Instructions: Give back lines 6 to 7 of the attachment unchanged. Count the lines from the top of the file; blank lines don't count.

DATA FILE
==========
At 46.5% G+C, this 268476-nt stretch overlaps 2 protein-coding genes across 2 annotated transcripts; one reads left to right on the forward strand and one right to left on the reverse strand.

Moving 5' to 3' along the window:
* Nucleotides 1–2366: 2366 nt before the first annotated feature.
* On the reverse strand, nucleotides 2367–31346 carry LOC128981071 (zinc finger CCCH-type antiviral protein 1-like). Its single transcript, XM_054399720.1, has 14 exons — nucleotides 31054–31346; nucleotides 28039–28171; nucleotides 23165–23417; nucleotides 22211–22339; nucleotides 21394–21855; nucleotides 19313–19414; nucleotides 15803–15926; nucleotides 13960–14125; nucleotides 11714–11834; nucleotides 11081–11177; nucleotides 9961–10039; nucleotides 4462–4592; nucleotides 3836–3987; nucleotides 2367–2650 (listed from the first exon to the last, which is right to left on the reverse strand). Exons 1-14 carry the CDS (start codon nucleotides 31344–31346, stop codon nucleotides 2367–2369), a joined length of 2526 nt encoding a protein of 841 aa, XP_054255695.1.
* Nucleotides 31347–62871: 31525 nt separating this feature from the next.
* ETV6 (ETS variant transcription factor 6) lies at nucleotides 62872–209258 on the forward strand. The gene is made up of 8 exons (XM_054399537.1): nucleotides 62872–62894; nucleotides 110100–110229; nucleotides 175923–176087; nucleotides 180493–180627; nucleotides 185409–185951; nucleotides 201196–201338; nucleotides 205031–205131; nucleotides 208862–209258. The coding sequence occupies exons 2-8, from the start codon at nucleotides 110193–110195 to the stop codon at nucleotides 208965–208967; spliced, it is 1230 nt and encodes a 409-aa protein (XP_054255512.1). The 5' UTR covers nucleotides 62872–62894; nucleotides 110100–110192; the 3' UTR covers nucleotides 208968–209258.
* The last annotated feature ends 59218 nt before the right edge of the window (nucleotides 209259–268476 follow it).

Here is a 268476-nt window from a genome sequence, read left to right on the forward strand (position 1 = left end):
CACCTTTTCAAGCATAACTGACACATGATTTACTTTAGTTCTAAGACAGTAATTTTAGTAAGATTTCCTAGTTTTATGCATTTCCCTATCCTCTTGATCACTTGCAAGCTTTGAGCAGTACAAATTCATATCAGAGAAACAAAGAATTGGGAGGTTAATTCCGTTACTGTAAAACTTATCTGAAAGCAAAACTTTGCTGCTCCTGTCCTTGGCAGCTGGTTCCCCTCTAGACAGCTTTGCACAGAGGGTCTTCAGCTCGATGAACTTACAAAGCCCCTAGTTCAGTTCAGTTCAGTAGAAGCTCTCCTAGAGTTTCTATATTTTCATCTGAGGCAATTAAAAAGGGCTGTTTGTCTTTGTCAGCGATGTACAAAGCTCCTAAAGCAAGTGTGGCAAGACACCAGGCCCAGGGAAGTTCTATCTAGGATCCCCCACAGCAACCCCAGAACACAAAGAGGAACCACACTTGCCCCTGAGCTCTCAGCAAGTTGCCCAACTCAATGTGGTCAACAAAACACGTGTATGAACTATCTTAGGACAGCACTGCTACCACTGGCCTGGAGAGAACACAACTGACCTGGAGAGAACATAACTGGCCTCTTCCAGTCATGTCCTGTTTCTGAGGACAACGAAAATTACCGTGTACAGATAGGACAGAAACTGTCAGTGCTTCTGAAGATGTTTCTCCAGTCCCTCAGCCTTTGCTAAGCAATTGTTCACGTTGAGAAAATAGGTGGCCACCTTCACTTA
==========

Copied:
* ETV6 (ETS variant transcription factor 6) lies at nucleotides 62872–209258 on the forward strand. The gene is made up of 8 exons (XM_054399537.1): nucleotides 62872–62894; nucleotides 110100–110229; nucleotides 175923–176087; nucleotides 180493–180627; nucleotides 185409–185951; nucleotides 201196–201338; nucleotides 205031–205131; nucleotides 208862–209258. The coding sequence occupies exons 2-8, from the start codon at nucleotides 110193–110195 to the stop codon at nucleotides 208965–208967; spliced, it is 1230 nt and encodes a 409-aa protein (XP_054255512.1). The 5' UTR covers nucleotides 62872–62894; nucleotides 110100–110192; the 3' UTR covers nucleotides 208968–209258.
* The last annotated feature ends 59218 nt before the right edge of the window (nucleotides 209259–268476 follow it).